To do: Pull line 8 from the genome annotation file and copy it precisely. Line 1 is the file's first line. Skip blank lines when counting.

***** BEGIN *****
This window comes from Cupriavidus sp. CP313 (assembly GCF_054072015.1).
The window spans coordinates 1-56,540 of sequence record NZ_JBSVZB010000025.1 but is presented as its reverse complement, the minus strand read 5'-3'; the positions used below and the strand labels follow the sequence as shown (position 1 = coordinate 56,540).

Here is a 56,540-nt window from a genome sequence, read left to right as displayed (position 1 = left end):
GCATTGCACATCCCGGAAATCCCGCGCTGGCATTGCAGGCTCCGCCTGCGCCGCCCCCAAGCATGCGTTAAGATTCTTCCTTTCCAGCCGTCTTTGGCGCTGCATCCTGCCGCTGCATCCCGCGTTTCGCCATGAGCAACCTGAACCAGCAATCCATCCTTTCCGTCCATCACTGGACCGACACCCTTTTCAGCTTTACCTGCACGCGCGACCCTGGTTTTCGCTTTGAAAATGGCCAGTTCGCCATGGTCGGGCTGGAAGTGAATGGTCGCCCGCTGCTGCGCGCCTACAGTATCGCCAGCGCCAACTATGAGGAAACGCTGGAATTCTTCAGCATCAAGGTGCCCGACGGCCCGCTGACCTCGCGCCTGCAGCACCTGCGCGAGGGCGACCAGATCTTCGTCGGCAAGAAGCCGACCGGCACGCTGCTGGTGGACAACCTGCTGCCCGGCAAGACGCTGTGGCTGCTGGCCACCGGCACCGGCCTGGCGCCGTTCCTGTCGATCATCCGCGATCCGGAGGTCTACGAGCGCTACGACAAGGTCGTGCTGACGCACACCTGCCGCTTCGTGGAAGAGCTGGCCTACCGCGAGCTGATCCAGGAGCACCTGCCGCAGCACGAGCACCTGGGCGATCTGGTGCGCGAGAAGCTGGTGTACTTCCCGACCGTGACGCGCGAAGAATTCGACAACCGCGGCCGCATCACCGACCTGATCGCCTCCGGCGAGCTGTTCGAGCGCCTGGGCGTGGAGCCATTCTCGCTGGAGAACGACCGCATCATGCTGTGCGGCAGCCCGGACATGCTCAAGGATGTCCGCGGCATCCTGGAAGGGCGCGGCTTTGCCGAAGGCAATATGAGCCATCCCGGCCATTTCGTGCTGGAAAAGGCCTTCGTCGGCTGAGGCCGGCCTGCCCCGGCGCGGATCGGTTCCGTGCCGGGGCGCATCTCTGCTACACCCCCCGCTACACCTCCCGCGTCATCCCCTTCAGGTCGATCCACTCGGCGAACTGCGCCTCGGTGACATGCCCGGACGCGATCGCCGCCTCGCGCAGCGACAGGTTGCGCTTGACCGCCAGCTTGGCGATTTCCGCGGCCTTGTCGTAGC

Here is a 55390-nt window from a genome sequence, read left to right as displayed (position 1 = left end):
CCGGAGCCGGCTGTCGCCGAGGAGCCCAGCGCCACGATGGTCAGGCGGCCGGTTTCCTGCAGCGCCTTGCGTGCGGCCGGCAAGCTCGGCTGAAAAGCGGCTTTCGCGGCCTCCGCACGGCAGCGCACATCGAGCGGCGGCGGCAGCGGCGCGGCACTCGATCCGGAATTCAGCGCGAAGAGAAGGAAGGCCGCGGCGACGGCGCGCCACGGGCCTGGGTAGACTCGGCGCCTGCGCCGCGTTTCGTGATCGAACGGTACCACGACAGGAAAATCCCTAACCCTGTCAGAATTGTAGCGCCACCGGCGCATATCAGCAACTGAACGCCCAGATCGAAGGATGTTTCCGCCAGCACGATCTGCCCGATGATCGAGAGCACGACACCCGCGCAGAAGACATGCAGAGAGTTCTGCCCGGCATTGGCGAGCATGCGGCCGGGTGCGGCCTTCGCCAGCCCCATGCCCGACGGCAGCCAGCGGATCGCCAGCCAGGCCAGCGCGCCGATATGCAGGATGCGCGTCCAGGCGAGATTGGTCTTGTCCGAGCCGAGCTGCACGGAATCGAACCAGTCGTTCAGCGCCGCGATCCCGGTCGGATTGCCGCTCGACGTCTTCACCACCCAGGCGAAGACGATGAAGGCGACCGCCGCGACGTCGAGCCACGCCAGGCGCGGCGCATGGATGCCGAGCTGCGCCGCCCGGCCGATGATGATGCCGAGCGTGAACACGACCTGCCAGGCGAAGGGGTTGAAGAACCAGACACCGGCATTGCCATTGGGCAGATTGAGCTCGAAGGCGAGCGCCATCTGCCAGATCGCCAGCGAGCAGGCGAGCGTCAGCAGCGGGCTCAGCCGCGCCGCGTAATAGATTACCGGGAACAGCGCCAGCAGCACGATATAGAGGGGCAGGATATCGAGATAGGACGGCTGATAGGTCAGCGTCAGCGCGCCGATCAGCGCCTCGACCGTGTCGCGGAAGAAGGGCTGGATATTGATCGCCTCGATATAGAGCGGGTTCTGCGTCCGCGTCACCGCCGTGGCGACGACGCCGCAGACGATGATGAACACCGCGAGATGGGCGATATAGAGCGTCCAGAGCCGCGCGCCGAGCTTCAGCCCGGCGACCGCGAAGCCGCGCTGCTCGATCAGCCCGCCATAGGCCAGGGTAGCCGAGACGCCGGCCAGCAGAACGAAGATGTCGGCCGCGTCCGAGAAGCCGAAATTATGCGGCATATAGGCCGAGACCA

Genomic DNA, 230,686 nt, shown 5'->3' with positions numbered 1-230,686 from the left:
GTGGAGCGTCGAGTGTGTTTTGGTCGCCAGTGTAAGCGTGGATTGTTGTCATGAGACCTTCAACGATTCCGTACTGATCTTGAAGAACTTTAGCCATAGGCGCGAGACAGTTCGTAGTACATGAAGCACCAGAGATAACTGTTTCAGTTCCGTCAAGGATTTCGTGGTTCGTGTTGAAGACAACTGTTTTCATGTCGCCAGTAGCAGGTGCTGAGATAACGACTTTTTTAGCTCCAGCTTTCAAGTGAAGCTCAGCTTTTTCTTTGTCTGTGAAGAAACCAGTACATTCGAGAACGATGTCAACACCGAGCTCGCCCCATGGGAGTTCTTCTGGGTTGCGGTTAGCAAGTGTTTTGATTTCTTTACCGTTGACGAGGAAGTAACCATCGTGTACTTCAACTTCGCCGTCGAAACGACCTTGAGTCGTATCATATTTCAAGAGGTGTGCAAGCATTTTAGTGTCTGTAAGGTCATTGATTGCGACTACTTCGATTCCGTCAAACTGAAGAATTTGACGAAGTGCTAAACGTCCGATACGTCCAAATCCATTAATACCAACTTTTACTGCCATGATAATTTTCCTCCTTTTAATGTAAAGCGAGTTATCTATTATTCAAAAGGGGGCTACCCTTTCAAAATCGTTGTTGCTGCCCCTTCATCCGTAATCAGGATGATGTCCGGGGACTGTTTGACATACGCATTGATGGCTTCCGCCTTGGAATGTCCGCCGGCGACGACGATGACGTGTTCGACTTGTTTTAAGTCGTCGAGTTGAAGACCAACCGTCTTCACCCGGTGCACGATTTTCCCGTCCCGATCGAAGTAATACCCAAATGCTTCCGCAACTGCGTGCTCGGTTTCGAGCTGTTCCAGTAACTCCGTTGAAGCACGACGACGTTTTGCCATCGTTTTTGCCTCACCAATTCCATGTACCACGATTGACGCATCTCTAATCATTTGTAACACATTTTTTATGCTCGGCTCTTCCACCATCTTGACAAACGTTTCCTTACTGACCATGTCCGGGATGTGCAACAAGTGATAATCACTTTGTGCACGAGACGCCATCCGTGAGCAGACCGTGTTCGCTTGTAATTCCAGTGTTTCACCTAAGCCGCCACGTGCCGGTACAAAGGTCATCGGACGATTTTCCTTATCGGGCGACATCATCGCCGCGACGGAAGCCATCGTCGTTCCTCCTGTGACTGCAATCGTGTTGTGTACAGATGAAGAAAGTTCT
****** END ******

GTGGAGCGTCGAGTGTGTTTTGGTCGCCAGTGTAAGCGTGGATTGTTGTCATGAGACCTTCAACGATTCCGTACTGATCTTGAAGAACTTTAGCCATAGGCGCGAGACAGTTCGTAGTACATGAAGCACCAGAGATAACTGTTTCAGTTCCGTCAAGGATTTCGTGGTTCGTGTTGAAGACAACTGTTTTCATGTCGCCAGTAGCAGGTGCTGAGATAACGACTTTTTTAGCTCCAGCTTTCAAGTGAAGCTCAGCTTTTTCTTTGTCTGTGAAGAAACCAGTACATTCGAGAACGATGTCAACACCGAGCTCGCCCCATGGGAGTTCTTCTGGGTTGCGGTTAGCAAGTGTTTTGATTTCTTTACCGTTGACGAGGAAGTAACCATCGTGTACTTCAACTTCGCCGTCGAAACGACCTTGAGTCGTATCATATTTCAAGAGGTGTGCAAGCATTTTAGTGTCTGTAAGGTCATTGATTGCGACTACTTCGATTCCGTCAAACTGAAGAATTTGACGAAGTGCTAAACGTCCGATACGTCCAAATCCATTAATACCAACTTTTACTGCCATGATAATTTTCCTCCTTTTAATGTAAAGCGAGTTATCTATTATTCAAAAGGGGGCTACCCTTTCAAAATCGTTGTTGCTGCCCCTTCATCCGTAATCAGGATGATGTCCGGGGACTGTTTGACATACGCATTGATGGCTTCCGCCTTGGAATGTCCGCCGGCGACGACGATGACGTGTTCGACTTGTTTTAAGTCGTCGAGTTGAAGACCAACCGTCTTCACCCGGTGCACGATTTTCCCGTCCCGATCGAAGTAATACCCAAATGCTTCCGCAACTGCGTGCTCGGTTTCGAGCTGTTCCAGTAACTCCGTTGAAGCACGACGACGTTTTGCCATCGTTTTTGCCTCACCAATTCCATGTACCACGATTGACGCATCTCTAATCATTTGTAACACATTTTTTATGCTCGGCTCTTCCACCATCTTGACAAACGTTTCCTTACTGACCATGTCCGGGATGTGCAACAAGTGATAATCACTTTGTGCACGAGACGCCATCCGTGAGCAGACCGTGTTCGCTTGTAATTCCAGTGTTTCACCTAAGCCGCCACGTGCCGGTACAAAGGTCATCGGACGATTTTCCTTATCGGGCGACATCATCGCCGCGACGGAAGCCATCGTCGTTCCTCCTGTGACTGCAATCGTGTTGTGTACAGATGAAGAAAGTTCT